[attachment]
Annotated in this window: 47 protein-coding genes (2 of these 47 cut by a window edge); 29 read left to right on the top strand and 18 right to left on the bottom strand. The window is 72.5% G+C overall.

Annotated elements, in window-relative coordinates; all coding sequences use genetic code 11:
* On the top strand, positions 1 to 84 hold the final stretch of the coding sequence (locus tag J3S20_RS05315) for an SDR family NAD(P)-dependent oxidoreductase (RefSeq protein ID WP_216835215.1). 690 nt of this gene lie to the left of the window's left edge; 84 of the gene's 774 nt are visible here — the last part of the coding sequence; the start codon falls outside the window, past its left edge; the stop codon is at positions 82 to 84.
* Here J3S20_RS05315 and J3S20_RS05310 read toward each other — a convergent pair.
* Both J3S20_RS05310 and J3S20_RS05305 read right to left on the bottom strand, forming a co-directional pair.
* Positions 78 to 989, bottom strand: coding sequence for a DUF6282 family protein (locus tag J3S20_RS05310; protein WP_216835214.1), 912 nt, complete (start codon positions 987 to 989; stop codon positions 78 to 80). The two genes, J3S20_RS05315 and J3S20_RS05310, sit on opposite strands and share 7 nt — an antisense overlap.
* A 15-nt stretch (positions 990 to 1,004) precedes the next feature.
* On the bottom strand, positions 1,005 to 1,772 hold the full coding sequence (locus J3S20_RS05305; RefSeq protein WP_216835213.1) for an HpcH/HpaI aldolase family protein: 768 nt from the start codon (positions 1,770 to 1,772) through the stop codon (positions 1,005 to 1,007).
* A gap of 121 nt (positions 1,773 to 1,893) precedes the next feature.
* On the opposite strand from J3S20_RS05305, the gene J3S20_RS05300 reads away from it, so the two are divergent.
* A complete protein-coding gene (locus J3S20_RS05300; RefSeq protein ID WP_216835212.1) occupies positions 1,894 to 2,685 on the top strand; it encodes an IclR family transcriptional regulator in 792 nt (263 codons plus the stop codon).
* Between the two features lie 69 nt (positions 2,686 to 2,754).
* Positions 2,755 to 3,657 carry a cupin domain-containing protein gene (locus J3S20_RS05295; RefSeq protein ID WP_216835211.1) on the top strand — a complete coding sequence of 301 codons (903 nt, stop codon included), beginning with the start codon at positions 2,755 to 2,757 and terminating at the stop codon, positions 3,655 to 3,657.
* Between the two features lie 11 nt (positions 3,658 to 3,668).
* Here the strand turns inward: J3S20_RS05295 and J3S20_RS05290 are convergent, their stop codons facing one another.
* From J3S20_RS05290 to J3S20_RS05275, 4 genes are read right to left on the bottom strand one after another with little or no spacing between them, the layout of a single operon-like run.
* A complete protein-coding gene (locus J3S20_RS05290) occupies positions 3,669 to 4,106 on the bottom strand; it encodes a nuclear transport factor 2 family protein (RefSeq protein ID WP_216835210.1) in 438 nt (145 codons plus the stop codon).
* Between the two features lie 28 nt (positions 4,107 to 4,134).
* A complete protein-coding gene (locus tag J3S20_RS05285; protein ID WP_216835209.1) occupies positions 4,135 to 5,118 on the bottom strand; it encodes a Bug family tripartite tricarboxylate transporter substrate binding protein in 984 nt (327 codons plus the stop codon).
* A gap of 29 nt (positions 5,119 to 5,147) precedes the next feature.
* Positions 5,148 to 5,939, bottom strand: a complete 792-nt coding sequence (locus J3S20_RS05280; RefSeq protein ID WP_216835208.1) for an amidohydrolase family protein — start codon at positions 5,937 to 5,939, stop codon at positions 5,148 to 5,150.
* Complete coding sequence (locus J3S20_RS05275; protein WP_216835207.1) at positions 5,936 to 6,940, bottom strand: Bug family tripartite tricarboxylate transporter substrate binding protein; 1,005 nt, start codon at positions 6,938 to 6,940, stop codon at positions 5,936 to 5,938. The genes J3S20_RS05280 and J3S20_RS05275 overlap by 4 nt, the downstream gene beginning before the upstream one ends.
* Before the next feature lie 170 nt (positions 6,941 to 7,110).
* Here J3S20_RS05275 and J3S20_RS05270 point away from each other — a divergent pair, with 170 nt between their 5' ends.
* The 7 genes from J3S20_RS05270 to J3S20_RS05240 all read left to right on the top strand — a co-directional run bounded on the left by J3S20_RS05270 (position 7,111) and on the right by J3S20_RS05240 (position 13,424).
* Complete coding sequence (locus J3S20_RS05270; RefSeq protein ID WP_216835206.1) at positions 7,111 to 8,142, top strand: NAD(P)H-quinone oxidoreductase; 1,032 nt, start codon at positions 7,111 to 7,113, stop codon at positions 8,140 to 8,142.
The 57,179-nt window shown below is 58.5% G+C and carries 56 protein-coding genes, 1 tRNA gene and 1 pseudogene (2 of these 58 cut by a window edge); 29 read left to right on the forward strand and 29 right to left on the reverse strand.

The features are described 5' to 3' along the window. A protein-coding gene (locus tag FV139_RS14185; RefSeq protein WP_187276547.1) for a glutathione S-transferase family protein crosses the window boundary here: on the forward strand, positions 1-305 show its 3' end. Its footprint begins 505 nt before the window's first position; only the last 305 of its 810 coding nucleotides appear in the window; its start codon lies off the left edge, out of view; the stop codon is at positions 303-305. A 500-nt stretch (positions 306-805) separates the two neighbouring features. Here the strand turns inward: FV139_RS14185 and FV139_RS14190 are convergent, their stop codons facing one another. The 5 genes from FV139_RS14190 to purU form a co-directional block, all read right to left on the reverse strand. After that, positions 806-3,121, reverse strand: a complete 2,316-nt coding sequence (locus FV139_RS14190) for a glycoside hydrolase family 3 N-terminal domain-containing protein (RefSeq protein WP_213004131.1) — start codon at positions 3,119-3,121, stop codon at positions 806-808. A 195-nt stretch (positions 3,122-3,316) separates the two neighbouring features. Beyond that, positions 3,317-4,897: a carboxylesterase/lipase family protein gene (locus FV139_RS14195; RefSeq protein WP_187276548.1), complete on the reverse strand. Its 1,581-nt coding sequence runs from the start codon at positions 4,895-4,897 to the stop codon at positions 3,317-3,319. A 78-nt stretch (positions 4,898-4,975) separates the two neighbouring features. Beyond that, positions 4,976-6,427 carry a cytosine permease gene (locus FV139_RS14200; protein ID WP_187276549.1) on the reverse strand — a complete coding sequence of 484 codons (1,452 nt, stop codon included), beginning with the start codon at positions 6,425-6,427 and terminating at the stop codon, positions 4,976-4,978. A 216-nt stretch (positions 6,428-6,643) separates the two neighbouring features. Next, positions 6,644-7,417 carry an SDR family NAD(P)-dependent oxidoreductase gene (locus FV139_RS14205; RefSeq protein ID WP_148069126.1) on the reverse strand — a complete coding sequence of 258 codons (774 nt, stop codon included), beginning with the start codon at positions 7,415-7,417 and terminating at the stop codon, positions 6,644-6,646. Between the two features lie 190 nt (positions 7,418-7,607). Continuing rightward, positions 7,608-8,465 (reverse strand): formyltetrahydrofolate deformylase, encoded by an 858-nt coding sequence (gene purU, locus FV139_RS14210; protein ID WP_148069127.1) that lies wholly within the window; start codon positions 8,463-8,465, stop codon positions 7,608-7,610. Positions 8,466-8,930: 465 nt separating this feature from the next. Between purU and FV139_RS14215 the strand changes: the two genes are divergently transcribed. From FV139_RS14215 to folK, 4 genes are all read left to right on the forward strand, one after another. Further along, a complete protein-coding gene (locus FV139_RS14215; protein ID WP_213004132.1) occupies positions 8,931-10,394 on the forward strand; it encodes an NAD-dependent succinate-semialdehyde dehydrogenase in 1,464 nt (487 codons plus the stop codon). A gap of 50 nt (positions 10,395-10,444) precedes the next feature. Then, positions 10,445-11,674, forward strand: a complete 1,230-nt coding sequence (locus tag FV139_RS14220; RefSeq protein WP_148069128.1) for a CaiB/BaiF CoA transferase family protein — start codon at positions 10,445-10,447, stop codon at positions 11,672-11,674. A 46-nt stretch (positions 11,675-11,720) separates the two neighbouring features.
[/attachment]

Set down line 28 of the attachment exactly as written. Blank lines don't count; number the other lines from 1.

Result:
The features are described 5' to 3' along the window. A protein-coding gene (locus tag FV139_RS14185; RefSeq protein WP_187276547.1) for a glutathione S-transferase family protein crosses the window boundary here: on the forward strand, positions 1-305 show its 3' end. Its footprint begins 505 nt before the window's first position; only the last 305 of its 810 coding nucleotides appear in the window; its start codon lies off the left edge, out of view; the stop codon is at positions 303-305. A 500-nt stretch (positions 306-805) separates the two neighbouring features. Here the strand turns inward: FV139_RS14185 and FV139_RS14190 are convergent, their stop codons facing one another. The 5 genes from FV139_RS14190 to purU form a co-directional block, all read right to left on the reverse strand. After that, positions 806-3,121, reverse strand: a complete 2,316-nt coding sequence (locus FV139_RS14190) for a glycoside hydrolase family 3 N-terminal domain-containing protein (RefSeq protein WP_213004131.1) — start codon at positions 3,119-3,121, stop codon at positions 806-808. A 195-nt stretch (positions 3,122-3,316) separates the two neighbouring features. Beyond that, positions 3,317-4,897: a carboxylesterase/lipase family protein gene (locus FV139_RS14195; RefSeq protein WP_187276548.1), complete on the reverse strand. Its 1,581-nt coding sequence runs from the start codon at positions 4,895-4,897 to the stop codon at positions 3,317-3,319. A 78-nt stretch (positions 4,898-4,975) separates the two neighbouring features. Beyond that, positions 4,976-6,427 carry a cytosine permease gene (locus FV139_RS14200; protein ID WP_187276549.1) on the reverse strand — a complete coding sequence of 484 codons (1,452 nt, stop codon included), beginning with the start codon at positions 6,425-6,427 and terminating at the stop codon, positions 4,976-4,978. A 216-nt stretch (positions 6,428-6,643) separates the two neighbouring features. Next, positions 6,644-7,417 carry an SDR family NAD(P)-dependent oxidoreductase gene (locus FV139_RS14205; RefSeq protein ID WP_148069126.1) on the reverse strand — a complete coding sequence of 258 codons (774 nt, stop codon included), beginning with the start codon at positions 7,415-7,417 and terminating at the stop codon, positions 6,644-6,646. Between the two features lie 190 nt (positions 7,418-7,607). Continuing rightward, positions 7,608-8,465 (reverse strand): formyltetrahydrofolate deformylase, encoded by an 858-nt coding sequence (gene purU, locus FV139_RS14210; protein ID WP_148069127.1) that lies wholly within the window; start codon positions 8,463-8,465, stop codon positions 7,608-7,610. Positions 8,466-8,930: 465 nt separating this feature from the next. Between purU and FV139_RS14215 the strand changes: the two genes are divergently transcribed. From FV139_RS14215 to folK, 4 genes are all read left to right on the forward strand, one after another. Further along, a complete protein-coding gene (locus FV139_RS14215; protein ID WP_213004132.1) occupies positions 8,931-10,394 on the forward strand; it encodes an NAD-dependent succinate-semialdehyde dehydrogenase in 1,464 nt (487 codons plus the stop codon). A gap of 50 nt (positions 10,395-10,444) precedes the next feature. Then, positions 10,445-11,674, forward strand: a complete 1,230-nt coding sequence (locus tag FV139_RS14220; RefSeq protein WP_148069128.1) for a CaiB/BaiF CoA transferase family protein — start codon at positions 10,445-10,447, stop codon at positions 11,672-11,674. A 46-nt stretch (positions 11,675-11,720) separates the two neighbouring features.